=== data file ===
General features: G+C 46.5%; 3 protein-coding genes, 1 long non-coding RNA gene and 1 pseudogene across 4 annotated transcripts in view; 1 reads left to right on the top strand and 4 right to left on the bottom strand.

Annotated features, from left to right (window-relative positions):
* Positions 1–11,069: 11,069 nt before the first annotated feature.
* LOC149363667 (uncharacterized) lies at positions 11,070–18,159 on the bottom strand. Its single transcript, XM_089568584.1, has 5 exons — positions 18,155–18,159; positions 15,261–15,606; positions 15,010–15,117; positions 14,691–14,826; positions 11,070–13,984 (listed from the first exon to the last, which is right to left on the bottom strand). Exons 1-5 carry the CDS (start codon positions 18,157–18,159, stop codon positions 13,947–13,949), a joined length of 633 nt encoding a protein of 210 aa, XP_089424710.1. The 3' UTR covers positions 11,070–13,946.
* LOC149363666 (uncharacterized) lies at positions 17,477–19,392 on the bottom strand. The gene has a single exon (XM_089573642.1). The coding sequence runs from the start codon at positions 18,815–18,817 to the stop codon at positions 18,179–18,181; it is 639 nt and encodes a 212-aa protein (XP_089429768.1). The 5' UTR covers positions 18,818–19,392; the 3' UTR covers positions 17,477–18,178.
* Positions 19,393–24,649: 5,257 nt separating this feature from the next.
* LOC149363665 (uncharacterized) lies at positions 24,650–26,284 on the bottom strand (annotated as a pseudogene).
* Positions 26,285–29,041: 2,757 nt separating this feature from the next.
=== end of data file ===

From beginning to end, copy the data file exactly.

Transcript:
General features: G+C 46.5%; 3 protein-coding genes, 1 long non-coding RNA gene and 1 pseudogene across 4 annotated transcripts in view; 1 reads left to right on the top strand and 4 right to left on the bottom strand.

Annotated features, from left to right (window-relative positions):
* Positions 1–11,069: 11,069 nt before the first annotated feature.
* LOC149363667 (uncharacterized) lies at positions 11,070–18,159 on the bottom strand. Its single transcript, XM_089568584.1, has 5 exons — positions 18,155–18,159; positions 15,261–15,606; positions 15,010–15,117; positions 14,691–14,826; positions 11,070–13,984 (listed from the first exon to the last, which is right to left on the bottom strand). Exons 1-5 carry the CDS (start codon positions 18,157–18,159, stop codon positions 13,947–13,949), a joined length of 633 nt encoding a protein of 210 aa, XP_089424710.1. The 3' UTR covers positions 11,070–13,946.
* LOC149363666 (uncharacterized) lies at positions 17,477–19,392 on the bottom strand. The gene has a single exon (XM_089573642.1). The coding sequence runs from the start codon at positions 18,815–18,817 to the stop codon at positions 18,179–18,181; it is 639 nt and encodes a 212-aa protein (XP_089429768.1). The 5' UTR covers positions 18,818–19,392; the 3' UTR covers positions 17,477–18,178.
* Positions 19,393–24,649: 5,257 nt separating this feature from the next.
* LOC149363665 (uncharacterized) lies at positions 24,650–26,284 on the bottom strand (annotated as a pseudogene).
* Positions 26,285–29,041: 2,757 nt separating this feature from the next.